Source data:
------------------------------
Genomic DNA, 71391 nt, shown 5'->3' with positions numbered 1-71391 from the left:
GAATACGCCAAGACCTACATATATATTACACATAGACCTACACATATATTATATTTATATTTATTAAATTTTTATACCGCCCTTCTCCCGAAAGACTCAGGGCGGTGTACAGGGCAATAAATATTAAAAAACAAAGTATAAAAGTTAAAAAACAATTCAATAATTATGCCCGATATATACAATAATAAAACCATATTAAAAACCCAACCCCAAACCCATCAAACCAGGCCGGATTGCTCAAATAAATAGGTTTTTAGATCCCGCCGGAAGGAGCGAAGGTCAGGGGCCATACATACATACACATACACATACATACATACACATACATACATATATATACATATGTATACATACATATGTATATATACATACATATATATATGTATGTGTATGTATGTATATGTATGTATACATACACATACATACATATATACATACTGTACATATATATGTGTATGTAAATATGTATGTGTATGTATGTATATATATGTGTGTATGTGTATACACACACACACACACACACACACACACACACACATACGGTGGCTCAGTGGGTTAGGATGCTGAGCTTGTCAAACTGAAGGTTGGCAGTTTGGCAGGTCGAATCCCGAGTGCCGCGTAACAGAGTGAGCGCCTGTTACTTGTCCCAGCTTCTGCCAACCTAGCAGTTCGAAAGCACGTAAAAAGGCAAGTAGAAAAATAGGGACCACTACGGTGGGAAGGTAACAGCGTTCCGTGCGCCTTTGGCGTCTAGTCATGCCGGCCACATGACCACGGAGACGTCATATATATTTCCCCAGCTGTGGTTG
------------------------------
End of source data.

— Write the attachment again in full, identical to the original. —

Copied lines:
Genomic DNA, 71391 nt, shown 5'->3' with positions numbered 1-71391 from the left:
GAATACGCCAAGACCTACATATATATTACACATAGACCTACACATATATTATATTTATATTTATTAAATTTTTATACCGCCCTTCTCCCGAAAGACTCAGGGCGGTGTACAGGGCAATAAATATTAAAAAACAAAGTATAAAAGTTAAAAAACAATTCAATAATTATGCCCGATATATACAATAATAAAACCATATTAAAAACCCAACCCCAAACCCATCAAACCAGGCCGGATTGCTCAAATAAATAGGTTTTTAGATCCCGCCGGAAGGAGCGAAGGTCAGGGGCCATACATACATACACATACACATACATACATACACATACATACATATATATACATATGTATACATACATATGTATATATACATACATATATATATGTATGTGTATGTATGTATATGTATGTATACATACACATACATACATATATACATACTGTACATATATATGTGTATGTAAATATGTATGTGTATGTATGTATATATATGTGTGTATGTGTATACACACACACACACACACACACACACACACACACATACGGTGGCTCAGTGGGTTAGGATGCTGAGCTTGTCAAACTGAAGGTTGGCAGTTTGGCAGGTCGAATCCCGAGTGCCGCGTAACAGAGTGAGCGCCTGTTACTTGTCCCAGCTTCTGCCAACCTAGCAGTTCGAAAGCACGTAAAAAGGCAAGTAGAAAAATAGGGACCACTACGGTGGGAAGGTAACAGCGTTCCGTGCGCCTTTGGCGTCTAGTCATGCCGGCCACATGACCACGGAGACGTCATATATATTTCCCCAGCTGTGGTTG